Click above to read tip # 11 of 50 –The Longevity Project and Conscientiousness!
The Brain Fit Book Club at Wesley Glen really enjoyed reading (and discussing, over a course of several months) Hardwiring Happiness by Rick Hanson, Ph.D. The book explores how we as humans are originally hardwired for negativity, not positivity. Why?
Click above to learn more!
The Wesley Communities have established a “Brain Fitness” club that consists of members from our three campuses, and the residents attend regular meetings to get updates on state-of-the-art research regarding brain health.
To learn more about how we keep our brains fit, click above!
Christine Togni, Aquatics Instructor at the Harcum Fitness and Aquatic Center, was named the Adult Honoree at the 2018 Jingle Bell Run held on December 1, 2018. To read more about her advocacy for the Arthritis Foundation, becoming an instructor, and her upcoming support group, click above.
What’s the key to a long, healthy, and happy life? Click above to hear from an interview with Hazel Augsburger.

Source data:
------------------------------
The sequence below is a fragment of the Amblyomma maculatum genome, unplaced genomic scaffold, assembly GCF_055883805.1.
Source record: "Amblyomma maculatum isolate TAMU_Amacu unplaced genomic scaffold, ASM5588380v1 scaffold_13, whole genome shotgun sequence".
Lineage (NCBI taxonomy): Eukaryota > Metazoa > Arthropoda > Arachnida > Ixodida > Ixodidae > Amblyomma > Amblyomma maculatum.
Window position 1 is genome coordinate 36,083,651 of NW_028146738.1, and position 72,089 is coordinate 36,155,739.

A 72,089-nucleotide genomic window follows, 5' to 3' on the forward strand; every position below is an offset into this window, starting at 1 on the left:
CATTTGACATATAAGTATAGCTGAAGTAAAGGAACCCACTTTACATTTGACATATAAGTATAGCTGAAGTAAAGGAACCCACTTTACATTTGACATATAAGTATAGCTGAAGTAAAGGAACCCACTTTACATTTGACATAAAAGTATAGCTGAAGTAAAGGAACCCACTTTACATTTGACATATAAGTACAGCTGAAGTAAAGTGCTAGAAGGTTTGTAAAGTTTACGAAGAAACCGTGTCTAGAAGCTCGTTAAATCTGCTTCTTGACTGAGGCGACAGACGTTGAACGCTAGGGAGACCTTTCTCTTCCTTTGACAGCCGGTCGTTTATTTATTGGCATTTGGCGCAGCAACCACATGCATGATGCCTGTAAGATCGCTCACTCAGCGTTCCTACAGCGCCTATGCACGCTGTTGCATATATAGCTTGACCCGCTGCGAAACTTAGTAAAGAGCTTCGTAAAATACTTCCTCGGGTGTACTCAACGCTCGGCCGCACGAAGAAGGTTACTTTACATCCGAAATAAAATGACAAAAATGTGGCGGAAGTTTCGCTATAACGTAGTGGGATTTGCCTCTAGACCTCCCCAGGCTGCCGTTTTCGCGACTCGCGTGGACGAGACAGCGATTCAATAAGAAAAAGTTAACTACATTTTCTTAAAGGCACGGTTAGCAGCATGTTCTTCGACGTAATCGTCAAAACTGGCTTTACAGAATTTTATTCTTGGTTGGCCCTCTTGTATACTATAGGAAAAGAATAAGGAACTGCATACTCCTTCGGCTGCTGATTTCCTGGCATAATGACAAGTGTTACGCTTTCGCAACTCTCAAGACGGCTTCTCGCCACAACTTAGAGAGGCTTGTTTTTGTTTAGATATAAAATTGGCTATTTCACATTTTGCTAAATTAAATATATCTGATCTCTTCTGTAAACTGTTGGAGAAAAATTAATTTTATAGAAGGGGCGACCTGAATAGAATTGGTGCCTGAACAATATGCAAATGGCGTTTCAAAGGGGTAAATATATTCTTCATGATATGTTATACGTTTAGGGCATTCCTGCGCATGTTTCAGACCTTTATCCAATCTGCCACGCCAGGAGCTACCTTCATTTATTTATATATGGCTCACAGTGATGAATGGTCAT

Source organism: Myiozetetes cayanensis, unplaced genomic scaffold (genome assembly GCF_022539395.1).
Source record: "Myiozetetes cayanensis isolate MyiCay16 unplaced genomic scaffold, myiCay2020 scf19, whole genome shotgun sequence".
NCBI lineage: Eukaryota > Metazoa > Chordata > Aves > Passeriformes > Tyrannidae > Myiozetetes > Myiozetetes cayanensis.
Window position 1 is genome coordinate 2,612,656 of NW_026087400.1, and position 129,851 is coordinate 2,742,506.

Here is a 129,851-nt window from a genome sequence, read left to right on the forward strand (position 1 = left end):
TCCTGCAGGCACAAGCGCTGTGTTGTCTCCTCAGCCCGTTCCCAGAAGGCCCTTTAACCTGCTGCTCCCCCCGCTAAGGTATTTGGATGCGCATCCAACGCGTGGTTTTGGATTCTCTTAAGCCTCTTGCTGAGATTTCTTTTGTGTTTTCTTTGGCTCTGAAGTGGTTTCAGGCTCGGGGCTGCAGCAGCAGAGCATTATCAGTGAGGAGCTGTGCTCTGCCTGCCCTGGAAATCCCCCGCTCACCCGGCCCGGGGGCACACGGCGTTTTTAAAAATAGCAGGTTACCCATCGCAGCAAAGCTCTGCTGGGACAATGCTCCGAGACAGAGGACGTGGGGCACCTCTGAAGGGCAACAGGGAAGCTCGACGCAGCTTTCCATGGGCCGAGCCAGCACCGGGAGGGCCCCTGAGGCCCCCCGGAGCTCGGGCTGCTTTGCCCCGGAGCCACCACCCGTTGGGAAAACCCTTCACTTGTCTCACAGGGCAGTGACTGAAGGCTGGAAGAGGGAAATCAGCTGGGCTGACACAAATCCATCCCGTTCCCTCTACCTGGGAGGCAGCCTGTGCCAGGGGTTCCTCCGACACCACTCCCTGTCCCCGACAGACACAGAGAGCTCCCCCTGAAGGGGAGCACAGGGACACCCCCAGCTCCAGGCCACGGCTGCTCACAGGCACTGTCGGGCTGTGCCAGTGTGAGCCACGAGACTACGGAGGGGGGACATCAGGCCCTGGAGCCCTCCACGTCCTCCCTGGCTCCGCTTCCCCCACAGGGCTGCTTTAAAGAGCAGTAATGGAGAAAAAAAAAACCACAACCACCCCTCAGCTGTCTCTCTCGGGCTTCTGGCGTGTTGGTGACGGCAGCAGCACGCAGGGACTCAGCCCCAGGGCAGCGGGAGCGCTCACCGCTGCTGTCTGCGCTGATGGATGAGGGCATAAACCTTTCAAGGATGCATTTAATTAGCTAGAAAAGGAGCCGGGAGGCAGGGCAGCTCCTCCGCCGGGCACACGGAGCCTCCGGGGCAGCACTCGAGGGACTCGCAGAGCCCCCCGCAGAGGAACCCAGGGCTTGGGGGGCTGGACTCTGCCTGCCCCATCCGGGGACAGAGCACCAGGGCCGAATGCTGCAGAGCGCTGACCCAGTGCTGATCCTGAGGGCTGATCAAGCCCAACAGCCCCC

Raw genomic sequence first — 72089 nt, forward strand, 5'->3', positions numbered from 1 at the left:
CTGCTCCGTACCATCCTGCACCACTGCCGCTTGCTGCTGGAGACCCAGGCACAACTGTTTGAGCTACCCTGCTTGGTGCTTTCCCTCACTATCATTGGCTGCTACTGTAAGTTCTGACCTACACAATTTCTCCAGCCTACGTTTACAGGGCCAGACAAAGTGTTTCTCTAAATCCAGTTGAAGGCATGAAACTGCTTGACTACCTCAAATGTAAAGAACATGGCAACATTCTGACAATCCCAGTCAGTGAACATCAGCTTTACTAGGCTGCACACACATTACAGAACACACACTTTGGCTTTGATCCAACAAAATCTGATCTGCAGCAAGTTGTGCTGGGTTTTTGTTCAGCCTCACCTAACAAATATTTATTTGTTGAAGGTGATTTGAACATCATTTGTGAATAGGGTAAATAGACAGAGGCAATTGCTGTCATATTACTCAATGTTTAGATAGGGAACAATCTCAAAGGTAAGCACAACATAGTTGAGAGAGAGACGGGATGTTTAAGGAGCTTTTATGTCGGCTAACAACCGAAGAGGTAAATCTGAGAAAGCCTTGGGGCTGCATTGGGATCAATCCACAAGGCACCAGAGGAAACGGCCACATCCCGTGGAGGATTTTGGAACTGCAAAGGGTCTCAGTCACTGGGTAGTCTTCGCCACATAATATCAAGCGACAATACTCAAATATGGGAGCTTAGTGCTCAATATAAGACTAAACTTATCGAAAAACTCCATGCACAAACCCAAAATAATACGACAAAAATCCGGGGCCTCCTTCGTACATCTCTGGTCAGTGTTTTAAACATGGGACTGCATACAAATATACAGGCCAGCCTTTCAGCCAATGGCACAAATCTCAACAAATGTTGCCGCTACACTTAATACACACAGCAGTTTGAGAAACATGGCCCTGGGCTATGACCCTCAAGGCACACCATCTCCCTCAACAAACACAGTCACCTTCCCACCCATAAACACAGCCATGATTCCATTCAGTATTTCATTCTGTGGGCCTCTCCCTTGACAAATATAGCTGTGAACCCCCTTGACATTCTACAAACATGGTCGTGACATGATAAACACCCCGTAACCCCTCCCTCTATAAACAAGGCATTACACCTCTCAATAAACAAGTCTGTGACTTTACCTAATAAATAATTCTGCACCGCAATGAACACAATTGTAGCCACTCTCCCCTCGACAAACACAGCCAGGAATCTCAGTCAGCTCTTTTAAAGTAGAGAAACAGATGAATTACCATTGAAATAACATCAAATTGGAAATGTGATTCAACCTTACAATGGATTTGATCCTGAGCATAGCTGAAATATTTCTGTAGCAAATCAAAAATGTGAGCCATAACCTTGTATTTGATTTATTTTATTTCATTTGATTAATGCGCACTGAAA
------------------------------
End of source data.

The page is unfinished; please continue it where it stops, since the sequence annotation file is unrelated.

Mike, who had suffered a major stroke in 2013, graduated from Wesley Hospice on September 27th. His friends, family, and the team at Wesley Hospice are so joyous at the miracle that occurred for Mike and his family.
His wife, Nancy, tells Wesley Hospice his story:
It’s been a journey— my husband, Mike, had a major stroke in June 2013. I was his caregiver for two years, then he had some other complications. I was planning on taking him home after rehab, but they explained, “You can’t do this.” Mike had developed dementia and he truly needed 24/7 care. So, he stayed in the rehab wing for a while before being moved to memory care.